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Widow’s Xarelto Lawsuit Will Join MDL 2592 in Louisiana

Xarelto box

A Missouri widow has filed a Xarelto lawsuit on behalf of her deceased husband. Dixie A. Smith claims use of the blood thinning medication caused the untimely death of her husband, Jay Christopher Smith. The lawsuit will be added to the ongoing Xarelto multidistrict litigation in the Eastern District of Louisiana.

The decedent was prescribed Xarelto by his physician in December 2012. On May 4, 2013, he was admitted to the ICU with an intracerebral hemorrhage. Consequently, his Xarelto use was discontinued. On May 18, 2013, he was transferred to a different facility, but returned to the hospital four days later, where he allegedly died from complications resulting from his use of Xarelto.

Xarelto — also known as rivaroxaban — is used to prevent blood clots from forming due to atrial fibrillation or after hip or knee replacement surgery. The prescription drug is also used to treat blood clots, such as deep vein thrombosis or pulmonary embolism and to prevent the blood clots from forming again.

Xarelto lawsuit

The plaintiff is suing Janssen Research on 14 counts, including:

  • Strict Products Liability — Failure to Warn
  • Negligence
  • Breach of Warranty — Breach of Express Warranty
  • Manufacturing Defect/Negligent Design
  • Fraud
  • Punitive Damages
  • Strict Products Liability — Design Defect
  • Loss of Consortium
  • Negligence — Failure to Warn
  • Negligent Misrepresentation
  • Survival Action
  • Breach of Warranty — Breach of Implied Warranty
  • Violation of Consumer Protection Laws
  • Wrongful Death

Plaintiff accuses Xarelto maker of false marketing

Xarelto was approved by the U.S. Food and Drug Administration on July 1, 2011, to reduce the risk of blood clots, DVT and PE following knee and hip replacement surgery. On November 4, 2011, it was approved as an anti-coagulant for the primary use of reducing the risk of stroke and systemic embolism in patients with non-valvular atrial fibrillation. The FDA expanded the use of the drug once again on November 2, 2012, for the long-term treatment to prevent recurrence of DVT and PE.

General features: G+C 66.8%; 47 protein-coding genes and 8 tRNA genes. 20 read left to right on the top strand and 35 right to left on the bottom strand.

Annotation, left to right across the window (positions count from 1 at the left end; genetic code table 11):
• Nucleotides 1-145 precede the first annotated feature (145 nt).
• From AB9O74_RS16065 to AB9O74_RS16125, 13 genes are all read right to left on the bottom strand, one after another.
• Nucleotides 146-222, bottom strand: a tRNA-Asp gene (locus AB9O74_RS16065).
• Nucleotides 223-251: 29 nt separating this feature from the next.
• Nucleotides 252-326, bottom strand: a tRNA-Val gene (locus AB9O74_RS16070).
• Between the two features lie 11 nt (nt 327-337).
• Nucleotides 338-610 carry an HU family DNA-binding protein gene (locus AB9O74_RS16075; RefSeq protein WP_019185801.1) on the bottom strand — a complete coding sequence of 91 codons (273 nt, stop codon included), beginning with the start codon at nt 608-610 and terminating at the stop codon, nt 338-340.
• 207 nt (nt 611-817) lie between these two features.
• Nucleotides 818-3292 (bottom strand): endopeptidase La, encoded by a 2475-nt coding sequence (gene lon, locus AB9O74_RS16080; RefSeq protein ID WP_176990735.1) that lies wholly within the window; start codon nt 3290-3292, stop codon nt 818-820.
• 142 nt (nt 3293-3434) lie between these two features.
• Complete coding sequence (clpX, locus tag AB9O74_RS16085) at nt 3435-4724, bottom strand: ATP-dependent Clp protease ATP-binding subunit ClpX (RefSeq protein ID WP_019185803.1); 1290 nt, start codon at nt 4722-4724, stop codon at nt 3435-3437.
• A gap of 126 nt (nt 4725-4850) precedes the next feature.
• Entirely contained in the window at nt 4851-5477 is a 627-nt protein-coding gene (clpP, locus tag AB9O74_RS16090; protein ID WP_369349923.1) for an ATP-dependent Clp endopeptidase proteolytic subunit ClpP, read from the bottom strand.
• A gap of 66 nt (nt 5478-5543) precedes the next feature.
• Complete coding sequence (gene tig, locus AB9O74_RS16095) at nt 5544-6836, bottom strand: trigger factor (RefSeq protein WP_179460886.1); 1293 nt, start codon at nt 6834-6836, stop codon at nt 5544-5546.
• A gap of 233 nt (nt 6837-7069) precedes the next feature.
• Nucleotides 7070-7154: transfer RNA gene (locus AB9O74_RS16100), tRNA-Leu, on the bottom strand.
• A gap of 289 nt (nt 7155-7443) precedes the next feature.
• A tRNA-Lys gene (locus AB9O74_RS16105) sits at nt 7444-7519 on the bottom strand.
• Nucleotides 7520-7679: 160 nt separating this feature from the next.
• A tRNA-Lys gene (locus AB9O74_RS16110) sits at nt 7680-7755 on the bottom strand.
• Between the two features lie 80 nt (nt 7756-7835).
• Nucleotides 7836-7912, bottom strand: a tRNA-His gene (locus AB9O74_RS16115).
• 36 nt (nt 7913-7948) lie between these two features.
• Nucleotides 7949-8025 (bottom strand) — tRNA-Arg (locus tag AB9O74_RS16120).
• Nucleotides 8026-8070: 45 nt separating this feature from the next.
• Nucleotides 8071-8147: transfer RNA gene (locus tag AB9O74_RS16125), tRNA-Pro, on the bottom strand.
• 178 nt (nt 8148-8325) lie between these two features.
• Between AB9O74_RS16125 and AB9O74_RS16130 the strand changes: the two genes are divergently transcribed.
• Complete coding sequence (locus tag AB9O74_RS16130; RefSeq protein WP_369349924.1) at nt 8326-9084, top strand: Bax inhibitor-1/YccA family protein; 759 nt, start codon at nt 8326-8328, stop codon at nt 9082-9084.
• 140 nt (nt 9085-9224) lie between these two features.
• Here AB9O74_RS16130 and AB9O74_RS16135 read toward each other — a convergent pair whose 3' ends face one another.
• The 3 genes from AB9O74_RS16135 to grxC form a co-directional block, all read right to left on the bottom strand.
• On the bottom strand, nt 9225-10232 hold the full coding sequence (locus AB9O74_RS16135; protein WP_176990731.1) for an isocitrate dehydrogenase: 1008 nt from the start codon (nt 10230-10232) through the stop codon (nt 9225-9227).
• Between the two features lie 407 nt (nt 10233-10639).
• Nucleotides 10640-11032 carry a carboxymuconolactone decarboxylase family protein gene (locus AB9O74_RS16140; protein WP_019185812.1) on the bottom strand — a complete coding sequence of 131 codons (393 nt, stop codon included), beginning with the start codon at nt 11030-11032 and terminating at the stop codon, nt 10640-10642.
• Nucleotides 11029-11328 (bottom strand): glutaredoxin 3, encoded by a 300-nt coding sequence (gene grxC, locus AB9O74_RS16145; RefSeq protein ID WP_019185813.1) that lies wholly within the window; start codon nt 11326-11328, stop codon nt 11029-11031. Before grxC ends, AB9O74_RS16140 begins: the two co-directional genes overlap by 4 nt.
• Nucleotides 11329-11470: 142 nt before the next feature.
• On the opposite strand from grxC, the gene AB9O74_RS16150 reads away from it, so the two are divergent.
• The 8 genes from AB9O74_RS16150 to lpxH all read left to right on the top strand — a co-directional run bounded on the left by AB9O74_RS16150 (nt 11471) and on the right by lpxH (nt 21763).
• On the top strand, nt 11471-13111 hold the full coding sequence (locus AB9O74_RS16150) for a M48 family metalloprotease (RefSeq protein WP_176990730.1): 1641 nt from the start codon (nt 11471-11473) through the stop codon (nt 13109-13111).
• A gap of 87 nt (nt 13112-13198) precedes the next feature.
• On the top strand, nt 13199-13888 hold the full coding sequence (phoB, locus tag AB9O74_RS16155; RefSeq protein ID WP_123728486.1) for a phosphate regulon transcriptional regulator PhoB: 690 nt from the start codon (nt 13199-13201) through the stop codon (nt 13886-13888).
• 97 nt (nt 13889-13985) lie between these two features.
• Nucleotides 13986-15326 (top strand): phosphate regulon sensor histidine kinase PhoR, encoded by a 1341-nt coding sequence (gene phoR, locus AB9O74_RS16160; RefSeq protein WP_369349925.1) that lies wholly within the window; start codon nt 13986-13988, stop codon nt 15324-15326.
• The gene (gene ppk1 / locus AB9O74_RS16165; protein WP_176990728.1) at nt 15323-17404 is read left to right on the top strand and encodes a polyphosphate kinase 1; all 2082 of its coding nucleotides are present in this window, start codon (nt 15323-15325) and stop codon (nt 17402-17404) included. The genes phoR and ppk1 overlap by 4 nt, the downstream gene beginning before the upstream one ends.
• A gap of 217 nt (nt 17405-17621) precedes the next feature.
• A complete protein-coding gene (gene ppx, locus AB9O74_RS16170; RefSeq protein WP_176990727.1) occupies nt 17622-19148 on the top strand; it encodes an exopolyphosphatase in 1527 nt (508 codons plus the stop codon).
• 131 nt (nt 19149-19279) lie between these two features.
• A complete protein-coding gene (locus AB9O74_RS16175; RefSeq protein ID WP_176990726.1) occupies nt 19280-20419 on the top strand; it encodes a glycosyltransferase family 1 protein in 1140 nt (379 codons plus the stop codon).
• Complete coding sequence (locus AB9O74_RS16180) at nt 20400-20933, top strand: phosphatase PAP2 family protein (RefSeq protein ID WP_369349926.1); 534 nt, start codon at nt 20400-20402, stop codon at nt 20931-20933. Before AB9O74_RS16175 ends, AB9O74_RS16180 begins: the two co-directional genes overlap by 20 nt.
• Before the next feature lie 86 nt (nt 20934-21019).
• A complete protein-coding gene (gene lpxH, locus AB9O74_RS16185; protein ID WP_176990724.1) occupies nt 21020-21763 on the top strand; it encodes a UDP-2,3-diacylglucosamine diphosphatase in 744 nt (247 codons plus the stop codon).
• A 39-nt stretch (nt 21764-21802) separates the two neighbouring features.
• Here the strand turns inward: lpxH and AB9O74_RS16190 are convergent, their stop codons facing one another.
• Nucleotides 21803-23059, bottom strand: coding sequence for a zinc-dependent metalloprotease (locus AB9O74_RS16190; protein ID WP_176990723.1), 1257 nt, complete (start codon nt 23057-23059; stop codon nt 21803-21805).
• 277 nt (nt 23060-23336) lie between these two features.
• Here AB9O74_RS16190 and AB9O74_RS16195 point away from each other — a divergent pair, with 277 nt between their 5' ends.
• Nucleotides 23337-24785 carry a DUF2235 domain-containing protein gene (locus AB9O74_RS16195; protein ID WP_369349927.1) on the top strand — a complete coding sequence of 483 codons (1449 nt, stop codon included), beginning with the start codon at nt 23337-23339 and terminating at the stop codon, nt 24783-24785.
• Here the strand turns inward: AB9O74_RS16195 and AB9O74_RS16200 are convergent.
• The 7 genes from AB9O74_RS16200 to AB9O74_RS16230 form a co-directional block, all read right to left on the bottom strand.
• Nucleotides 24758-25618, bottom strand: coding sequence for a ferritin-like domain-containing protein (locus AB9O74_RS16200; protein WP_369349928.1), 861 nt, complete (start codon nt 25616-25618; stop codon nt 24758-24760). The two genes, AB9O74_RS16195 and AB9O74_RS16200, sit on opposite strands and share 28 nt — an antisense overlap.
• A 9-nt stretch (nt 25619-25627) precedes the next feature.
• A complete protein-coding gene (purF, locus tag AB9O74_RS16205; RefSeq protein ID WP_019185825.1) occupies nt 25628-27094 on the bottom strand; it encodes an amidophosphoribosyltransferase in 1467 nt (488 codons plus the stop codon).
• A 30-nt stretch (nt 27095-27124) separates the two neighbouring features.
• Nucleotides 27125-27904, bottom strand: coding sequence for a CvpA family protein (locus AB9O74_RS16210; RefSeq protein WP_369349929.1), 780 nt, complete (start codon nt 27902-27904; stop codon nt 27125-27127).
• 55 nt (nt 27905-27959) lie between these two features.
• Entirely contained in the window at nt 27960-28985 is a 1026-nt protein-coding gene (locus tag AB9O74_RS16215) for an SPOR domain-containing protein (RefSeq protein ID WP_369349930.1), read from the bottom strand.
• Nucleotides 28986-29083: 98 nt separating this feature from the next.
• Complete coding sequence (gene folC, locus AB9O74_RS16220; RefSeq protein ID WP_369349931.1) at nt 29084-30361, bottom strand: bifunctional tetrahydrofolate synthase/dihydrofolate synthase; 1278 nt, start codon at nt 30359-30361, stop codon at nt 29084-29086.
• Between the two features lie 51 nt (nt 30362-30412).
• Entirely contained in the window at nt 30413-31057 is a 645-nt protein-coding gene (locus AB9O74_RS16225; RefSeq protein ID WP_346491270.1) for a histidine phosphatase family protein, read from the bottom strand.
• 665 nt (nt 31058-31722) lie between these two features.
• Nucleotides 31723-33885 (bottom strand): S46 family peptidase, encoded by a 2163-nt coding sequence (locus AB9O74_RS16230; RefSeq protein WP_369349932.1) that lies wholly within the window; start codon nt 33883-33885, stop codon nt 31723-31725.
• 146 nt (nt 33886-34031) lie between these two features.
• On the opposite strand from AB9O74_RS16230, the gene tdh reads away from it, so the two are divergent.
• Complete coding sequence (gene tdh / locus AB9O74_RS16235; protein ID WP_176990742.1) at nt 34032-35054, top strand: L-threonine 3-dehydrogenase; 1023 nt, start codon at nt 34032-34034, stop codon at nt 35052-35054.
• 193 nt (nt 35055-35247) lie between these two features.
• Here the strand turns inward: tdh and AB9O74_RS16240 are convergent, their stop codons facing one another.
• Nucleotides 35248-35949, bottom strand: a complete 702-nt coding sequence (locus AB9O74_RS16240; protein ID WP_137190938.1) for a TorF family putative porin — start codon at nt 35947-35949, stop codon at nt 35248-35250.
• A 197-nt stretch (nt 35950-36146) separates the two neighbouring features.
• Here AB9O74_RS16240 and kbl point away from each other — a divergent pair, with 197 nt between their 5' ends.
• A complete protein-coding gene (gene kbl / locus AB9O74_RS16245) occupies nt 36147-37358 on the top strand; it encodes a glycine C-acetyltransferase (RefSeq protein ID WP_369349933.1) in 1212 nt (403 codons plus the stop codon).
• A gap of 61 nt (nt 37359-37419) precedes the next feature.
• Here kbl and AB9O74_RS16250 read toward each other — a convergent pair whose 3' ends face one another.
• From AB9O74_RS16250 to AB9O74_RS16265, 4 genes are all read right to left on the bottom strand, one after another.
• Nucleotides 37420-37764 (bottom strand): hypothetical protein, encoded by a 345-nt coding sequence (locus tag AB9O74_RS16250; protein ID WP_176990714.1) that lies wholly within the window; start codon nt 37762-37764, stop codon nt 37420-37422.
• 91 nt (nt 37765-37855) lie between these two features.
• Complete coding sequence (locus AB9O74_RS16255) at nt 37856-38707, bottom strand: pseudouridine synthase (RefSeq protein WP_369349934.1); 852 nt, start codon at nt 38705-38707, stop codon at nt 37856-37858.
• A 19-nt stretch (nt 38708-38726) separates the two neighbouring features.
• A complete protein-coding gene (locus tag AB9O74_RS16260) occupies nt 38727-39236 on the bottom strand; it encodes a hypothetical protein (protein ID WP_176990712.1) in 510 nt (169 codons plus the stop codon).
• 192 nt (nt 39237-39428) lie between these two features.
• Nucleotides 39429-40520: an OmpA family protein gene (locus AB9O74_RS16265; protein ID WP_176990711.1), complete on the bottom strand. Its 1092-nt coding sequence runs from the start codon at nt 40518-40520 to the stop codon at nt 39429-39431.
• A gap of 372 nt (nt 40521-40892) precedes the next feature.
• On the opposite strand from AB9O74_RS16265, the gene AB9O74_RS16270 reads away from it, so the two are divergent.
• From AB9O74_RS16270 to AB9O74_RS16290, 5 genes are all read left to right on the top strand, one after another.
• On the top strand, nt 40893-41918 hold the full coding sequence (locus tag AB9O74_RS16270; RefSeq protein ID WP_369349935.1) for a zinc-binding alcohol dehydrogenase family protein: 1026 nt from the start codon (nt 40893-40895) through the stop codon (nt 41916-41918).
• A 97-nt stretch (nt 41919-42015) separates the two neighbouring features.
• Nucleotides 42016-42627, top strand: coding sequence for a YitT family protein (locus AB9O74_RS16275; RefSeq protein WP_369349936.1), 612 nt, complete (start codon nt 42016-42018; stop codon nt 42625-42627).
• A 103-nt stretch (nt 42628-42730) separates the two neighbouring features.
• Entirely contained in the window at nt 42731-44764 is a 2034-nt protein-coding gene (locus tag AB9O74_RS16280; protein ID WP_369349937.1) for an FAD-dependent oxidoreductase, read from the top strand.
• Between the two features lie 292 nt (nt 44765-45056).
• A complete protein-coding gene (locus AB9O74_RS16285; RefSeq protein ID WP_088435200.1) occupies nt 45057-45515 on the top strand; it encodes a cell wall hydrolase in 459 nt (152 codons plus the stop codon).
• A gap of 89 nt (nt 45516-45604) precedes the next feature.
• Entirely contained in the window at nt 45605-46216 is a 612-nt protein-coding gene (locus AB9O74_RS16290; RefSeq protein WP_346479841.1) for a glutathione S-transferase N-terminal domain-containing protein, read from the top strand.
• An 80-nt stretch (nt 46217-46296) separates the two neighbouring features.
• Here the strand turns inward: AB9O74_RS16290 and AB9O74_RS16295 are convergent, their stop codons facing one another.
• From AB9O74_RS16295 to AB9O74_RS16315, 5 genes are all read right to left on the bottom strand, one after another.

The plaintiff accuses the defendants of falsely marketing Xarelto as a “one size fits all” drug.

“In their fervent marketing of Xarelto, defendants’ misinformed patients and their healthcare providers as to the necessity to routinely monitor any patient requiring a blood thinning agent,” states the claim. “In essence, the defendants have created a new drug, Xarelto that is not better than warfarin from a safety perspective, and at best, is only perhaps slightly easier to use and administer.”

Xarelto MDL

The Xarelto multidistrict litigation was established on December 17, 2014 in the Eastern District of Louisiana. Judge Eldon E. Fallon is overseeing the proceedings. All cases involve similar allegations that Janssen Research — a subsidiary of Bayer Healthcare and Johnson & Johnson — failed to provide adequate warnings to patients and the medical community about potential bleeding risks associated with Xarelto.

Xarelto is the first alternative to warfarin that has been placed on the market in years. However, unlike its predecessor, there is no reversal agent to stop the blood thinning effects of the drug. As of June 15, 552 cases had been joined together under MDL 2592.

  1. U.S. District Court for the Eastern District of Louisiana, Dixie A. Smith vs. Janssen Research & Development LLC

  2. WebMD, Xarelto

  3. Reuters, MDL Watch: Xarelto, Testosterone Suits Climb in June